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UK Has a Roadmap for Building ‘Cleaner, Fairer’ Fashion Industry

As the British government endeavors to “build back better” in the wake of the Covid-19 pandemic, it must do so with a cleaner, fairer fashion industry in mind, a new report says.

The past year and a half has only seen an escalation of concerns and issues endemic to the garment supply chain, such as the non-payment of Bangladeshi workers, allegations of forced labor of Turkic Muslim minorities in China’s Xinjiang Uyghur Autonomous Region, and, “closer to home,” reports of illegally low wages and unsafe working conditions in the English city of Leicester, the All-Party Parliamentary Group for Ethics and Sustainability in Fashion said last week.

Drawing input from a host of manufacturers, brands, nonprofits and academics, “Cleaning Up Fashion” examines how the government and other stakeholders can help “amplify sustainability in action” by creating “joined-up approaches” to decarbonize the economy, eliminate waste, end worker exploitation and bolster U.K. manufacturing and skills development.

Collective action, for instance, is necessary to create the systemic change necessary to achieve net-zero emissions, though this might require a “civil service shakeup.” Instead of the hodgepodge of departments that the sector must currently engage with, a single contact across government for the fashion industry could provide “coherence in understanding the complexities and generating solutions to meet the government’s leveling-up agenda,” the report said.

Tackling the problem of waste could benefit from a similar rethink. There is a need to focus on significantly reducing fashion waste at the source, rather than at the end of life, where much of the existing attention and funding is centered, it noted. This includes the issue of overconsumption. The United Kingdom purchases more clothes per capita than any other country in Europe, or an estimated 1.1 million metric tons in 2016 alone, according to the Waste & Resources Action Programme. Compounding the problem is the fact that recycling is “much to be desired,” with an estimated 140 million pounds ($193.6 million) worth of clothing entering British landfills every year.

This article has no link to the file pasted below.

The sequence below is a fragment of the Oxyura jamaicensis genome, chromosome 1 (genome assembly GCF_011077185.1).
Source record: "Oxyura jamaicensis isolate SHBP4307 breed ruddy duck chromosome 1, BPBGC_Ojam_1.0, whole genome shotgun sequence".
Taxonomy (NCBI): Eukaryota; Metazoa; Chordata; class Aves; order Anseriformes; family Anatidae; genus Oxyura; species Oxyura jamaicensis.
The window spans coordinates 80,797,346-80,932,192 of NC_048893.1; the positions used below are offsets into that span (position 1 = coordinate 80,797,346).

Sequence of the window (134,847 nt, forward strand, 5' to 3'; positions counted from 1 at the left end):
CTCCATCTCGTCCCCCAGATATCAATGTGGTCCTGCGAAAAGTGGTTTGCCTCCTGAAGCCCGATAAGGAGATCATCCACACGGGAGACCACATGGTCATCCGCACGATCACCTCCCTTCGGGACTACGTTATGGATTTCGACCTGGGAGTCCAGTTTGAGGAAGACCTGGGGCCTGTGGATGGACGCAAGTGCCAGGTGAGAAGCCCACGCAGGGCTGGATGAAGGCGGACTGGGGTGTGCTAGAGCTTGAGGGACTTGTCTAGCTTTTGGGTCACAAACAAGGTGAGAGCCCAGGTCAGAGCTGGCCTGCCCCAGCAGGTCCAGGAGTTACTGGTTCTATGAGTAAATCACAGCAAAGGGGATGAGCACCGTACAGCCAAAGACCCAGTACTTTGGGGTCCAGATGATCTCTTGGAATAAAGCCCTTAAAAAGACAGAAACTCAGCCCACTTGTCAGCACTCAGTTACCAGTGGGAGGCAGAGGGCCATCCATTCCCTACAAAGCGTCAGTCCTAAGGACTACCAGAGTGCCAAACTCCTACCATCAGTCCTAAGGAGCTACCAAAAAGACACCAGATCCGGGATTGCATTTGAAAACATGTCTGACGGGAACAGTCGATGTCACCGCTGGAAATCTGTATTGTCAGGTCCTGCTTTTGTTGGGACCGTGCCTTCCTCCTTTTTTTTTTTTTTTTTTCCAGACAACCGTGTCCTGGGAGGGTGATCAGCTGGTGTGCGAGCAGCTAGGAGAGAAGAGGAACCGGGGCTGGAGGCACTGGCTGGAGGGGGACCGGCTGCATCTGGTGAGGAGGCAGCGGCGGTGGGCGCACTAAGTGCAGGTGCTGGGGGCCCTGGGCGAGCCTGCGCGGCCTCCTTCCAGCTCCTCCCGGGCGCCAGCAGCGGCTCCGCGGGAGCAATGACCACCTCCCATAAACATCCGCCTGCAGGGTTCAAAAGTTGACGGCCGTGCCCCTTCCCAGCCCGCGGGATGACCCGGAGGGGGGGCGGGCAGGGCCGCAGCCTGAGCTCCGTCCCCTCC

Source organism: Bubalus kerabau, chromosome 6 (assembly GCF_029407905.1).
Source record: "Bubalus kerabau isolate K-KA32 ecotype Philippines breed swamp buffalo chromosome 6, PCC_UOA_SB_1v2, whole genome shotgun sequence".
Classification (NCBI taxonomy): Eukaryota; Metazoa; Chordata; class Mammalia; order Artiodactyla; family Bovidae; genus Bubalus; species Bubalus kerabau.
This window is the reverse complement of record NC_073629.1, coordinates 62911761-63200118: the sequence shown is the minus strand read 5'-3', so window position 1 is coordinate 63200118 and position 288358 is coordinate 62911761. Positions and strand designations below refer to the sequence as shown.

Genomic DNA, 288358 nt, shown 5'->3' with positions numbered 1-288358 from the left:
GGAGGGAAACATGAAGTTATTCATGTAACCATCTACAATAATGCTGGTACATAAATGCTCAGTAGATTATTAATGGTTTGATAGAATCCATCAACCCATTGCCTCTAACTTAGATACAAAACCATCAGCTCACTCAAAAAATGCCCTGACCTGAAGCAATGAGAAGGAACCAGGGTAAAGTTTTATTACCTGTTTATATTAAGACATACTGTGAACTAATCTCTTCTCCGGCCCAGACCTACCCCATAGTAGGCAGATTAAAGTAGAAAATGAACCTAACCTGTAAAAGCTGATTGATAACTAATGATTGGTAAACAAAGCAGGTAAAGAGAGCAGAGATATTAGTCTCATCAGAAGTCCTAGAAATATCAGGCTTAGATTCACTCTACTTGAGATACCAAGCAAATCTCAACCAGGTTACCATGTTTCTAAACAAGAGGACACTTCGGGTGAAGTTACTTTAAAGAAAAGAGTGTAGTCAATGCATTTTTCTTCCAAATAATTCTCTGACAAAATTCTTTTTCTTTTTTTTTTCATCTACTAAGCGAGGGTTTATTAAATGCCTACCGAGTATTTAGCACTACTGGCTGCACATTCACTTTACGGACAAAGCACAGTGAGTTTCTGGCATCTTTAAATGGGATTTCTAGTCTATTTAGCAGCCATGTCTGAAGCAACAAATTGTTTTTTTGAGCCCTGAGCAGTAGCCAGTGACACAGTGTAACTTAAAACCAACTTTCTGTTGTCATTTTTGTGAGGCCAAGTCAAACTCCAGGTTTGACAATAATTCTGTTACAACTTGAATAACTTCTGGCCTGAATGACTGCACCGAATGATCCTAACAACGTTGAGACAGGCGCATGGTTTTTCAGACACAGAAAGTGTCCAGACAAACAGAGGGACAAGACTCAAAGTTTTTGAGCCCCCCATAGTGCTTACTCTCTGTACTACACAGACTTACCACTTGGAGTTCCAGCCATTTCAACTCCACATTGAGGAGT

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“There is a clear need to make extending the life of clothes more economically viable,” the report said. “This could be stimulated through changes in taxation policy incentives for U.K. brands demonstrating sustainability through resourceful design, manufacture and service models. Through identifying these businesses around the U.K., a leveling up could be achieved alongside environmental sustainability.”

When it comes to safeguarding workers and the planet, the government should expedite proposed changes to the 2015 Modern Slavery Act, including a “failure to prevent” law that imposes legal liability on businesses that fail to prohibit human rights and environmental exploitation from occurring throughout their supply chains. An opportunity also exists to appoint a U.K.-wide garment trade adjudicator, which would ensure a “robust response” to calls for transparency and accountability in the sector, especially in the wake of the Leicester scandal, which has proven that voluntary codes of conduct fall woefully short.

“This could restore confidence in the U.K. garment manufacturing sector,” the report added. “A trusted U.K. fashion system is required for the country to be a destination for fashion product design, manufacturing, services and sales, and is an opportunity to grow U.K. ethical manufacturing and production.”